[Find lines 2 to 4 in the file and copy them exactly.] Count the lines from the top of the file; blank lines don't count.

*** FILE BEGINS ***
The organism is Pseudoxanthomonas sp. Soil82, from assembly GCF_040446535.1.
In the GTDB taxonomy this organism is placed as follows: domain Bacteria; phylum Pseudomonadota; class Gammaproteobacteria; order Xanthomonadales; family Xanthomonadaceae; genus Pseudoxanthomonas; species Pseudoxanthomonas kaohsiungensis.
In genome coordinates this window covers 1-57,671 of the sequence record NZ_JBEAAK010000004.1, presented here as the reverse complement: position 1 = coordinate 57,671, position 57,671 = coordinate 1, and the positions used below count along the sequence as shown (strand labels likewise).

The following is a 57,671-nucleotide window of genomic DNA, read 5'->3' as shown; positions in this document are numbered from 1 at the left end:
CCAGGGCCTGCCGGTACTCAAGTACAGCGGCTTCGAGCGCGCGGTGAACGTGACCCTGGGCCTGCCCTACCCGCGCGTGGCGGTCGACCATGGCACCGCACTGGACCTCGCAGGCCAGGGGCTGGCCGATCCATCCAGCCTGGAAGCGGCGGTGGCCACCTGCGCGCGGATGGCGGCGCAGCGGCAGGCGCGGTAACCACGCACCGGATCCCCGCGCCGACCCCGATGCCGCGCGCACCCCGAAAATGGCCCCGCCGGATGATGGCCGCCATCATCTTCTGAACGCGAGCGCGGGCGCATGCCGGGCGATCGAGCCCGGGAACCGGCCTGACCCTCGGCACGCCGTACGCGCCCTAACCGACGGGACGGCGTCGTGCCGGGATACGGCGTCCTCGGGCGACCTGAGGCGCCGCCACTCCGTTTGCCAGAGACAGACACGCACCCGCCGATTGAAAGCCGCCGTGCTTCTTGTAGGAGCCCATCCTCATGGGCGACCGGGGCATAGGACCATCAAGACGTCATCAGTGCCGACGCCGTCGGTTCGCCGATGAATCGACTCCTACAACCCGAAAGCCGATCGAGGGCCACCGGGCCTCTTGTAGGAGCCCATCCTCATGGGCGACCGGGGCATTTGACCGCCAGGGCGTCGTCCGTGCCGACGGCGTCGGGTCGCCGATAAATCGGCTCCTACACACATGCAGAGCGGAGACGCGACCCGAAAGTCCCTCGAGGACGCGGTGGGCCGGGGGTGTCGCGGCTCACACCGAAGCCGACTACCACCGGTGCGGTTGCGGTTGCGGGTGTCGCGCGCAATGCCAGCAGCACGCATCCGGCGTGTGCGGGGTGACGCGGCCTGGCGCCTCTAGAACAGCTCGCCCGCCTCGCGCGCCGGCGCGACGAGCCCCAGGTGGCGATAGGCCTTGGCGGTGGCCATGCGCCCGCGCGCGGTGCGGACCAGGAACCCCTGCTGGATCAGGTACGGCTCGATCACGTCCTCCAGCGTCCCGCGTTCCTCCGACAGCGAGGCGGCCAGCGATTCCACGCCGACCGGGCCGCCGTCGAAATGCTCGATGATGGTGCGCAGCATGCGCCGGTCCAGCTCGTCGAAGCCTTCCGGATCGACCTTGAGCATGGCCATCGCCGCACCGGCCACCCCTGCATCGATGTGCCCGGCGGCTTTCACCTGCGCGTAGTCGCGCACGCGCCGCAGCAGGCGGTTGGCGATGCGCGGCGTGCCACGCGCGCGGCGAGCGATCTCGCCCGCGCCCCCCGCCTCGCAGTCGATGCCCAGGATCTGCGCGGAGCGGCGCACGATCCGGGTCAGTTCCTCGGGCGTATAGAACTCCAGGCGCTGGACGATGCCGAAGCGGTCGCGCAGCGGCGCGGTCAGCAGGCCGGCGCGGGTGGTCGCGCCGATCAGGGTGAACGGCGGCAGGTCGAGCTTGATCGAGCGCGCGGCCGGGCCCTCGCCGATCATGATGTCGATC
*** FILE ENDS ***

In the GTDB taxonomy this organism is placed as follows: domain Bacteria; phylum Pseudomonadota; class Gammaproteobacteria; order Xanthomonadales; family Xanthomonadaceae; genus Pseudoxanthomonas; species Pseudoxanthomonas kaohsiungensis.
In genome coordinates this window covers 1-57,671 of the sequence record NZ_JBEAAK010000004.1, presented here as the reverse complement: position 1 = coordinate 57,671, position 57,671 = coordinate 1, and the positions used below count along the sequence as shown (strand labels likewise).

The following is a 57,671-nucleotide window of genomic DNA, read 5'->3' as shown; positions in this document are numbered from 1 at the left end: